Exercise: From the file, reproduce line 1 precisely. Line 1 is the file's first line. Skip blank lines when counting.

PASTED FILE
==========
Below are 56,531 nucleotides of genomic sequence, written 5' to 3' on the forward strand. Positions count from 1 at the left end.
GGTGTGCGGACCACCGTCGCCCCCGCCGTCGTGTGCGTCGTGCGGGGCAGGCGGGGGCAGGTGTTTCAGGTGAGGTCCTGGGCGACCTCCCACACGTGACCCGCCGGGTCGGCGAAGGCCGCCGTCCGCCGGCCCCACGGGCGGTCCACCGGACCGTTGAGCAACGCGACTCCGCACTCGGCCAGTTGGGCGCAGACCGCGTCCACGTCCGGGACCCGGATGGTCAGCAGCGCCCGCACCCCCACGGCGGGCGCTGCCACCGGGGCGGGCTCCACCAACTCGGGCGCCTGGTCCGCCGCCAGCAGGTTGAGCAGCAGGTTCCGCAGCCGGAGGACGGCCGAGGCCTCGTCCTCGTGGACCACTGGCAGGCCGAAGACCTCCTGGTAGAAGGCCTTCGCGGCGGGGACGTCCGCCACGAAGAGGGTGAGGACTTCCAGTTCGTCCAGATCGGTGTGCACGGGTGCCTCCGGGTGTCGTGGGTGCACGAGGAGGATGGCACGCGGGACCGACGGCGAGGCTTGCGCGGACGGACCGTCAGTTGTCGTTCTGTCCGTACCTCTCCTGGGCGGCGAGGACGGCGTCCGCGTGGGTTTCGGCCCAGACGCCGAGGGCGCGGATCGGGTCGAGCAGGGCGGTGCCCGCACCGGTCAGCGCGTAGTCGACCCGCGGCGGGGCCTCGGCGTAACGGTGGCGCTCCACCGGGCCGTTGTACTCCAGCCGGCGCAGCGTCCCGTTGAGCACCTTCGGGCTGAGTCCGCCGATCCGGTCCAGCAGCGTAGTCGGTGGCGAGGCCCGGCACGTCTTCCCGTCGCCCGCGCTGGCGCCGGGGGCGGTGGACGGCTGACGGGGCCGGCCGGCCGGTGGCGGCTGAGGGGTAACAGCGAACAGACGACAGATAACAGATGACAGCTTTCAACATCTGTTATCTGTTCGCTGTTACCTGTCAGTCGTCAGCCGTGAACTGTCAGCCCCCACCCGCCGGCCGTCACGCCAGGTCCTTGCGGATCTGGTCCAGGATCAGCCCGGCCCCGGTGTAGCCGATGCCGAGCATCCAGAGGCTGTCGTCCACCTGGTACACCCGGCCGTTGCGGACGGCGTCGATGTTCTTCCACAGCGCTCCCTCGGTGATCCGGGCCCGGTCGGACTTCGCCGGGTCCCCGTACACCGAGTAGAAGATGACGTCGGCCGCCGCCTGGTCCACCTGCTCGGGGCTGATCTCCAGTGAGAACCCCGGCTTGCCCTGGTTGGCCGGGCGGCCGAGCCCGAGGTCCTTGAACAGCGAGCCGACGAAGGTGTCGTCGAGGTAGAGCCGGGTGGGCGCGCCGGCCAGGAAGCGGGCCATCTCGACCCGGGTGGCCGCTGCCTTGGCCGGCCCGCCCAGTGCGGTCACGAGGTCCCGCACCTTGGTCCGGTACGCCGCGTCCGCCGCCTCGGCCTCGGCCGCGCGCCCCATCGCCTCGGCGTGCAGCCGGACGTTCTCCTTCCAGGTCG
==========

Below are 56,531 nucleotides of genomic sequence, written 5' to 3' on the forward strand. Positions count from 1 at the left end.